31 January, 2017
There is no doubting that 2016 was an eventful year in more ways than one but what can we expect from 2017?
The government seems set on significantly reforming the personal injury sector. At the end of last year the government unexpectedly announced a consultation including a package of measures designed to crack down on minor, exaggerated and fraudulent soft tissue injury claims stemming from road traffic accidents, and a proposal to increase the small claims track limit to £5000 or higher. The government is expected to report by April 2017.
It was also announced last year that the senior judiciary would be developing proposals regarding the extension of fixed recoverable costs. Jackson LJ has been tasked with the job of undertaking a review of fixed recoverable costs by 31 July 2017. A public consultation will follow the review.
Following Briggs LJ's Report on the reform of the Civil Courts structure, the senior judiciary have endorsed his proposals and have confirmed that they intend bring them to fruition. In particular, Briggs LJ recommended the introduction of an online court for claims up to £25,000. The suggested proposals cannot be implemented over night but the government are committed to overhauling the court system.
The issue of proportionality dominated many of the headlines in 2016, particularly following the well-publicised cases of BNM v MGN and May v Wavell Group. The Jackson reforms introduced the concept of proportionality, the idea being that the costs claimed should be proportionate to the dispute. Whilst the theory is to be applauded, the execution has been controversial. The rules do not define what is meant by "proportionality" nor do they offer guidelines for its application. BNM v MGN is to be heard by the Court of Appeal in October 2017 and it is hoped that the Court will provide practitioners with some much needed guidance.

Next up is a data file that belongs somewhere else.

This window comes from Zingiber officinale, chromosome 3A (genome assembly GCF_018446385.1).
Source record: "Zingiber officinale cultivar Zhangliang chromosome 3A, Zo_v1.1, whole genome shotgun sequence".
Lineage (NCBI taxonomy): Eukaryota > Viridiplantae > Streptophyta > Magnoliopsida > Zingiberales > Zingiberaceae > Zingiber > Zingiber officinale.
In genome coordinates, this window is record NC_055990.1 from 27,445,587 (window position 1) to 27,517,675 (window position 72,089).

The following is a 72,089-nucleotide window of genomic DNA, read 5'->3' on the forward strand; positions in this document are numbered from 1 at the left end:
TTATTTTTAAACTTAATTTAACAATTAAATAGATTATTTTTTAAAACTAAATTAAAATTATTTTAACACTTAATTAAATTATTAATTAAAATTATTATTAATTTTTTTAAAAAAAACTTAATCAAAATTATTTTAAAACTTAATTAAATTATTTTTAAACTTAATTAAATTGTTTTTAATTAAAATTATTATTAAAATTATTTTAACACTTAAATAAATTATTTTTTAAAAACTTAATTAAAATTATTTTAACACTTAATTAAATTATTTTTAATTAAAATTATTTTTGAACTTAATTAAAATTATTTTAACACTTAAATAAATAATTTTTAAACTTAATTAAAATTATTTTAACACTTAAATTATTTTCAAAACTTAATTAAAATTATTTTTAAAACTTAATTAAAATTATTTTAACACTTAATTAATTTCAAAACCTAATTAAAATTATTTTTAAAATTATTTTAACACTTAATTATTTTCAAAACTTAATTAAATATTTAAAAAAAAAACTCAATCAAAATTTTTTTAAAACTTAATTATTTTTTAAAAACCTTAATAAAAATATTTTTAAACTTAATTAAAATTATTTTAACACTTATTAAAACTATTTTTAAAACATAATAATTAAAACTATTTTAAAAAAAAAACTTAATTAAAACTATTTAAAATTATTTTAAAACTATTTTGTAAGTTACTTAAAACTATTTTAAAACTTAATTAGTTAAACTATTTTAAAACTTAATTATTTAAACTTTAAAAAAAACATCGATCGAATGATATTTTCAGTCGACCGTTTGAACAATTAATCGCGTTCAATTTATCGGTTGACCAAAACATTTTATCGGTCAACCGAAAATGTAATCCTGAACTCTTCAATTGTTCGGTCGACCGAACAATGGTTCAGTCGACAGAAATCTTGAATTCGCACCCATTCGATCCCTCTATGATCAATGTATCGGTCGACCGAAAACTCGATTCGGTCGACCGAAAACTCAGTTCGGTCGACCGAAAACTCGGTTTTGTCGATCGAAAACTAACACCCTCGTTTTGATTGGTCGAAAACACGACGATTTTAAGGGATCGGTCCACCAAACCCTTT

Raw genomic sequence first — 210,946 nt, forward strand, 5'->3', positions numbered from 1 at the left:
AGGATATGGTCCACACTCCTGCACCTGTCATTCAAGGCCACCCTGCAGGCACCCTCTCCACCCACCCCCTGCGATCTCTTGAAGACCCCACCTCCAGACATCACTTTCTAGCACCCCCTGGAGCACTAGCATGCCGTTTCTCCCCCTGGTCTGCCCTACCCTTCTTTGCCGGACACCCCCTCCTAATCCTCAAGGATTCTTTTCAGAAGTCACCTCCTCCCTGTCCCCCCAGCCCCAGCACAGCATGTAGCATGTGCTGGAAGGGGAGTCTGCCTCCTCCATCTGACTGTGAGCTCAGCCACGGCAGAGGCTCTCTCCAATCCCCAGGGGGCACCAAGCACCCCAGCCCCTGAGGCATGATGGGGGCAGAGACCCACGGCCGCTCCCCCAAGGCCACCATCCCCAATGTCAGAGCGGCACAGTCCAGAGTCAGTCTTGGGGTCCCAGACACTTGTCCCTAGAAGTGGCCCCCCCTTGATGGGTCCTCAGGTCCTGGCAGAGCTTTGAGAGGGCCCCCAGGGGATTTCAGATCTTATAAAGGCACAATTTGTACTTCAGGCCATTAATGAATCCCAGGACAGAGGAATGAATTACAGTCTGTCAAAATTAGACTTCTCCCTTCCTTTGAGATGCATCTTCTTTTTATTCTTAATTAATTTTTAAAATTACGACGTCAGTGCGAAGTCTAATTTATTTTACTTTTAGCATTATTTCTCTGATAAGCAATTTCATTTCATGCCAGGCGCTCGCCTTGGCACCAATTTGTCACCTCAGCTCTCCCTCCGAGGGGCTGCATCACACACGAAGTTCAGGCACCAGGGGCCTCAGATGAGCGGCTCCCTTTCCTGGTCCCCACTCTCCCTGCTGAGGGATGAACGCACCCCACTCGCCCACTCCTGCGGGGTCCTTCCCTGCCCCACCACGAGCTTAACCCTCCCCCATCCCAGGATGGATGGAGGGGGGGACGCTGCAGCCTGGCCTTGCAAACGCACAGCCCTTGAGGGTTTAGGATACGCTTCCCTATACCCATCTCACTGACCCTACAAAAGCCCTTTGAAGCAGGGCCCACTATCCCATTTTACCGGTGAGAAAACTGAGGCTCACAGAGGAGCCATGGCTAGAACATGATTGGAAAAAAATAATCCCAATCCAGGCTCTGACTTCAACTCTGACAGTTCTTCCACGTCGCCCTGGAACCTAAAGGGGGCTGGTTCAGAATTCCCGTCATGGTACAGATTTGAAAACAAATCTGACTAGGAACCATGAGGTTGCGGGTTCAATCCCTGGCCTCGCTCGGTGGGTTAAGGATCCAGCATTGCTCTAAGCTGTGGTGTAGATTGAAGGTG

There have been a number of contrasting decisions on the issue of whether both the benefit and burden of a CFA can be assigned from one law firm to another. The case of Budana v Leeds Teaching Hospitals NHS Trust has been leapfrogged to Court of Appeal and is due to be heard in July 2017. The decision is undoubtedly an important one, as it will determine whether the thousands of pre Jackson cases with ATE insurance premiums and success fees will be recoverable from defendants.
It is expected that a new electronic bill of costs will be made compulsory from October 2017 pending a pilot scheme. The Civil Procedure Rule Committee is monitoring the pilot scheme and aims to make a final decision on the mandatory form of the new electronic bill of costs at its meeting in May 2017.
The long awaited new highways code of practice, "Well-managed Highway Infrastructure: A Code of Practice" was released in October 2016. Whilst local authorities have until October 2018 to draft and implement new codes of practice, it is thought that many authorities may chose to go live before this date. However, we are unlikely to see the true impact of the new risk based approach for some years to come.
Finally, the Ministry of Justice has confirmed that they will announce the long-awaited decision on the discount rate this year for personal injury damages. It is likely the discount rate will be reduced, which will increase the value of claims for future losses and consequently the total costs of claims.
2017 looks set to be an interesting year for those operating in the personal injury sector. If speculation is to be believed the proposals set out in the government consultation are a done deal. The reforms will have a profound impact on the personal injury market with many smaller personal firms likely to close. The limit of the small claims track could be increased by a simple amendment of the CPR as early as April 2017.
We await the outcome of notable cases such as BNM v MGN, Budana v Leeds Teaching Hospitals NHS Trust, AB v Main, NA v Nottinghamshire CC to name but a few, and we will keep you fully up to date on all the latest legal cases and news as the year progresses.
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